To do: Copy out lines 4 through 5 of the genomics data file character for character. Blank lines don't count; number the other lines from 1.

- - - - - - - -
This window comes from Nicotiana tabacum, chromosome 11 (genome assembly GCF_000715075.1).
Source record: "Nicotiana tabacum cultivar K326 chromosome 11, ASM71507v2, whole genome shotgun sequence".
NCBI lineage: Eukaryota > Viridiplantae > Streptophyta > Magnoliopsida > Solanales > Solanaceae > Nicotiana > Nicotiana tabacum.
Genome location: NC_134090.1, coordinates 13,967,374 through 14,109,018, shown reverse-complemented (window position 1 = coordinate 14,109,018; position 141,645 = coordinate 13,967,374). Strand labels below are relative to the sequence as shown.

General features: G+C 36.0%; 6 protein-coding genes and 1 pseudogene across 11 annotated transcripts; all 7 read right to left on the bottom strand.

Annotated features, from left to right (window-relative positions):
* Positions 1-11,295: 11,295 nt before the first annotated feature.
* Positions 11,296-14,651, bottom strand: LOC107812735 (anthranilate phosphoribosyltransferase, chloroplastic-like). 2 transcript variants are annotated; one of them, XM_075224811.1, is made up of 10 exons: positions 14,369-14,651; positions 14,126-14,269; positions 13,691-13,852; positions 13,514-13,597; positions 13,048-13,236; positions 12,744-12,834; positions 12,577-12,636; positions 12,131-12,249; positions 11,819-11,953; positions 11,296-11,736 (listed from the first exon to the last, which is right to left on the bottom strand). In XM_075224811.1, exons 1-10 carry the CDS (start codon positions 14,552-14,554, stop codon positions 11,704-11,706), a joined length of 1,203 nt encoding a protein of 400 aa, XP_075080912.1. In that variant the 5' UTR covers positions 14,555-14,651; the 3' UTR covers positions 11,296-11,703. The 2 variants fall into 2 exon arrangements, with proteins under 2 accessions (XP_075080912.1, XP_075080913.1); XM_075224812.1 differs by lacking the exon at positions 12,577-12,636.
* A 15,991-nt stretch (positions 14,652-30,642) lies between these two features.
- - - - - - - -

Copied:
Genome location: NC_134090.1, coordinates 13,967,374 through 14,109,018, shown reverse-complemented (window position 1 = coordinate 14,109,018; position 141,645 = coordinate 13,967,374). Strand labels below are relative to the sequence as shown.

General features: G+C 36.0%; 6 protein-coding genes and 1 pseudogene across 11 annotated transcripts; all 7 read right to left on the bottom strand.